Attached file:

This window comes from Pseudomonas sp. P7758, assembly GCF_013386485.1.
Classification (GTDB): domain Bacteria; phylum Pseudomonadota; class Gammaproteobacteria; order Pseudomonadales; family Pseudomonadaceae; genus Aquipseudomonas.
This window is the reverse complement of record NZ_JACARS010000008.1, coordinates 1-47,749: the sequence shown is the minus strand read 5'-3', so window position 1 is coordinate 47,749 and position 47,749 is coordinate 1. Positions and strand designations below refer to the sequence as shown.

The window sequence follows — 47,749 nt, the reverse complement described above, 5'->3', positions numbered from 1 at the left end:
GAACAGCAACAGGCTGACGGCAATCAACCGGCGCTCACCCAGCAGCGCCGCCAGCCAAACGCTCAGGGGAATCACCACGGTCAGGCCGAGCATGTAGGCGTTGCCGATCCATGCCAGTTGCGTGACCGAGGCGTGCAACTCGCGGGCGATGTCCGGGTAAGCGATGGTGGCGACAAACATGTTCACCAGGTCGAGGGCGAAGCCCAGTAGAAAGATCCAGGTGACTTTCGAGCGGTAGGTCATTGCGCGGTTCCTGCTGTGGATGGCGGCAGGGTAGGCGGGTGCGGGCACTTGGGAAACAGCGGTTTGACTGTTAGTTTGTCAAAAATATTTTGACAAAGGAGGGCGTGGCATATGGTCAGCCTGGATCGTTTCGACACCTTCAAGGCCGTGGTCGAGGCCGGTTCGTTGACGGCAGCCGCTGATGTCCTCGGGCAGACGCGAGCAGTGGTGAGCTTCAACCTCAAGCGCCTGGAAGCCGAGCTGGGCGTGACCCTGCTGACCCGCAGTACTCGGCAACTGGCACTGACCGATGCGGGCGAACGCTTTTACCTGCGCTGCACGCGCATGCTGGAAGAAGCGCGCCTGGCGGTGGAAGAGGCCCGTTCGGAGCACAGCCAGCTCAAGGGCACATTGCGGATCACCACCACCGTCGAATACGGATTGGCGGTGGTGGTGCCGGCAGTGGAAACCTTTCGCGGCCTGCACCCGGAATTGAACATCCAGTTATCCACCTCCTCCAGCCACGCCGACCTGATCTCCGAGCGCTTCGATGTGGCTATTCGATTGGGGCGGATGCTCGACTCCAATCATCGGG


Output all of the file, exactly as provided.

This window comes from Pseudomonas sp. P7758, assembly GCF_013386485.1.
Classification (GTDB): domain Bacteria; phylum Pseudomonadota; class Gammaproteobacteria; order Pseudomonadales; family Pseudomonadaceae; genus Aquipseudomonas.
This window is the reverse complement of record NZ_JACARS010000008.1, coordinates 1-47,749: the sequence shown is the minus strand read 5'-3', so window position 1 is coordinate 47,749 and position 47,749 is coordinate 1. Positions and strand designations below refer to the sequence as shown.

The window sequence follows — 47,749 nt, the reverse complement described above, 5'->3', positions numbered from 1 at the left end:
GAACAGCAACAGGCTGACGGCAATCAACCGGCGCTCACCCAGCAGCGCCGCCAGCCAAACGCTCAGGGGAATCACCACGGTCAGGCCGAGCATGTAGGCGTTGCCGATCCATGCCAGTTGCGTGACCGAGGCGTGCAACTCGCGGGCGATGTCCGGGTAAGCGATGGTGGCGACAAACATGTTCACCAGGTCGAGGGCGAAGCCCAGTAGAAAGATCCAGGTGACTTTCGAGCGGTAGGTCATTGCGCGGTTCCTGCTGTGGATGGCGGCAGGGTAGGCGGGTGCGGGCACTTGGGAAACAGCGGTTTGACTGTTAGTTTGTCAAAAATATTTTGACAAAGGAGGGCGTGGCATATGGTCAGCCTGGATCGTTTCGACACCTTCAAGGCCGTGGTCGAGGCCGGTTCGTTGACGGCAGCCGCTGATGTCCTCGGGCAGACGCGAGCAGTGGTGAGCTTCAACCTCAAGCGCCTGGAAGCCGAGCTGGGCGTGACCCTGCTGACCCGCAGTACTCGGCAACTGGCACTGACCGATGCGGGCGAACGCTTTTACCTGCGCTGCACGCGCATGCTGGAAGAAGCGCGCCTGGCGGTGGAAGAGGCCCGTTCGGAGCACAGCCAGCTCAAGGGCACATTGCGGATCACCACCACCGTCGAATACGGATTGGCGGTGGTGGTGCCGGCAGTGGAAACCTTTCGCGGCCTGCACCCGGAATTGAACATCCAGTTATCCACCTCCTCCAGCCACGCCGACCTGATCTCCGAGCGCTTCGATGTGGCTATTCGATTGGGGCGGATGCTCGACTCCAATCATCGGG